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Hot Deals
John F. Baker -- 5/15/00

Baron Takes Lescroart to Dutton
In her first big buy since moving over as president of Dutton, Carole Baron has signed a two-book deal with an author of legal thrillers who was one of her key writers at Delacorte: John T. Lescroart. The North American rights deal, for what agent Barney Karpfinger described as a "highly significant sum," calls for the first of the two books, titled The Hearing, to star Lescroart's series hero, San Francisco lawyer Dismas Hardy. That book will be published next April, followed by an NAL paperback. The second book isn't titled yet. Baron will continue as the author's editor. His bestsellers include Guilt, The 13th Juror and his most recent book, Nothing but the Truth. Karpfinger is expecting to make the same deal shortly with two of Lescroart's key European publishers, Heyne in Germany and Headline in the U.K.

Stories of Shakespeare's Women
Yet another short story collection recently made a solid, if not spectacular, sale, to Kris Puopolo at Scribner for a trade paper original. But this one has a notable gimmick: all the stories in the collection, titled Her InfiniteVariety, are about women who had some connection with Shakespeare, either as women in his life--his mother, his sister, Queen Elizabeth--or as characters in his dramas. The author is one of publishing's own: Pamela Rachel Berkman, who works at Jossey-Bass in San Francisco. The sale was made, for North American rights only, by Jenny Bent at Graybill & English in Washington, D.C., to whom Berkman sent her manuscript blind. Three publishers were interested, and Puopolo's was the best bid. There's a further offbeat angle to the story: Berkman is a direct descendant of anarchist-author Alexander Berkman, jailed for the attempted assassination of Henry Clay Frick.

Ballantine Buys Southern Author
Jeanne Braselton is a new Southern author whose work was sent out larded with praise by the likes of Anne Rivers Siddons, Lee Smith and Kaye Gibbons, so it didn't take agent Stella Connell of Southeast Media & Literary Associates in Oxford, Miss., long to make a deal. It was a six-figure, two-book, world-rights sale to Ballantine editorial director Maureen O'Neal. The first of the two books is A False Sense of Well-Being, said to be a darkly comic novel about the search for meaning and passion in the lives of women. According to O'Neal, it has "all the best qualities of Southern fiction--humor, warmth and wisdom." The author is a syndicated reporter for a paper in Rome, Ga. Another recent buy by O'Neal was of a new diet book by Joyce and Gene Daoust, whose 40-30-30: Fat BurningNutrition was a hit. The new one is The Formula: A 14-Day Plan to Balance Your Diet, Lose Weight and Supercharge Your Life,and O'Neal's buy was another six-figure world rights one, with publication set for next spring. The sale was made by Dean Williamson and David Vigliano at Vigliano Associates.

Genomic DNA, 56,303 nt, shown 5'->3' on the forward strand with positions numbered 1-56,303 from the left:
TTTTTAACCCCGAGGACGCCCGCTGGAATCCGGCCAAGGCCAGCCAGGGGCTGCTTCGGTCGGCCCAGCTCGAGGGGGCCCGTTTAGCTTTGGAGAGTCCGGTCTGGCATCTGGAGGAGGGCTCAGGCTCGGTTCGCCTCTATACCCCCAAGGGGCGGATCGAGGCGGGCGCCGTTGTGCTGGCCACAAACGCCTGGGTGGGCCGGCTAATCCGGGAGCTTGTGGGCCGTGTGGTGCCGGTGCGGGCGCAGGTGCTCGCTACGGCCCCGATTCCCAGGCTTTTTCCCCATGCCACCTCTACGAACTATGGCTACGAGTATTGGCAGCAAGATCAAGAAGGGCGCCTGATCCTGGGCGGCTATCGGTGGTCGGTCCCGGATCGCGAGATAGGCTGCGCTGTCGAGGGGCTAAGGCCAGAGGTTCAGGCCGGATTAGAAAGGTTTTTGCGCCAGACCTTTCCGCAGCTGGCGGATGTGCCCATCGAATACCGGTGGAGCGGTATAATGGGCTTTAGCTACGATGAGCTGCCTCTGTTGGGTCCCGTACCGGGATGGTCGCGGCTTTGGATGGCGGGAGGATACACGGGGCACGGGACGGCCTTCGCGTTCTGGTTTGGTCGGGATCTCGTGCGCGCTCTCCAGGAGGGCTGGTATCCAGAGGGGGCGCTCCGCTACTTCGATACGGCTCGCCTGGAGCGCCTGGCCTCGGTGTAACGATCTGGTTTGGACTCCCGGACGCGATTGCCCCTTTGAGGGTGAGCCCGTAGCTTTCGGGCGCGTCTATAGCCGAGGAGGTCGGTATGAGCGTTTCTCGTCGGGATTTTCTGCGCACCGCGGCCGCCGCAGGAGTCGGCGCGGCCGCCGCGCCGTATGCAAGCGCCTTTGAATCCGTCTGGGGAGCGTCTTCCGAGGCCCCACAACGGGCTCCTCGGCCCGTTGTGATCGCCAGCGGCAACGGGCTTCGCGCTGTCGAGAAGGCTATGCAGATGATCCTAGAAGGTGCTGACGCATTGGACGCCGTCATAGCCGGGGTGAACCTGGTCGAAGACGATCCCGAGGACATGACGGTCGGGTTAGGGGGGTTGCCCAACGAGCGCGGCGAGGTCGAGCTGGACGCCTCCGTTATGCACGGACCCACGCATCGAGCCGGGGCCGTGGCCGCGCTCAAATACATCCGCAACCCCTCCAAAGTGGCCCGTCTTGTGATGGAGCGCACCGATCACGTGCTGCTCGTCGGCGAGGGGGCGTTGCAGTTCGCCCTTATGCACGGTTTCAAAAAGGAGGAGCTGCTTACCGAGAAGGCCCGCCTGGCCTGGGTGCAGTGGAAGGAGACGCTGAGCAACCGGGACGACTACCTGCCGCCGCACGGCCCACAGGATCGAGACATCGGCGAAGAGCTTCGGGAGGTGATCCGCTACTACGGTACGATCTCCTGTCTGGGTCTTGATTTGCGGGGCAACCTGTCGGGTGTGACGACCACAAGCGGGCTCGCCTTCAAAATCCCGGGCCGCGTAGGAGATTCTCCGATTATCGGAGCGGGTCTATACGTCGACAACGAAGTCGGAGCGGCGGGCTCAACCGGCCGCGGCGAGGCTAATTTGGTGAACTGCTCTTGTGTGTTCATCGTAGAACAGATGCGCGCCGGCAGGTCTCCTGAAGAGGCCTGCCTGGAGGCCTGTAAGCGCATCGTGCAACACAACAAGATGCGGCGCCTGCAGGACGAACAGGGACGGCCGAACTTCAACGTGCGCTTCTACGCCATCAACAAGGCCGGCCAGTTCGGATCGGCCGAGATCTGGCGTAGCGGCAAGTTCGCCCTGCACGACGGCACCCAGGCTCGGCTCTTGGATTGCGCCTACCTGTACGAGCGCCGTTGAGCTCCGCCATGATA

Two-Book Deal for Terry Bradshaw
The celebrated sportscaster and former Pittsburgh Steelers quarterback has signed with Pocket Books executive editorial director Emily Bestler for two books, an autobiography and a second nonfiction work. The deal, for world rights, including first serial and audio, was signed with Frank Weimann of the Literary Group International, and Bradshaw's personal manager, David Gershenson. The former football star will write in his memoir of his time on the field as well as in the broadcast booth, and the lessons he has learned along the way. The book is scheduled for fall 2001.

Boost for Black Thriller Writer
The first book by D.C.-born Norman Kelly was Black Heat,starring a sexy black female PI, and was originally published by a small press, Cool Grove. Now the author's agent, Richard Abate at ICM, has made a two-book deal for Kelly that will see that book, and another, published at HarperCollins's Amistad imprint, where new publishing manager Mannie Baron made the high-five-figures buy of world rights. The first novel, which agent and editor both liken to early work by Walter Mosley, is about a search for the daughter of a slain civil rights leader; the second, Phat Death, has a Caribbean music background.

Short Takes
A new book by Californian Catherine Ryan Hyde (author of the novel Pay It Forward,which will be a Kevin Spacey movie) has been signed, six figures for world rights, by Chuck Adams and Michael Korda at Simon & Schuster. It's called Electric God, and was sold, like Hyde's previous books (Walter's Purple Heart is still to come out) by Sausalito, Calif.-based agents Michael Vidor and Ann Sheldon-Vidor.... Agent Ed Wintle at Curtis Brown has sold Under the Tuscan Sun by Frances Mayes to Miramax's Harvey Weinstein, for a mid-six figures, for producer Tom Sternberg.
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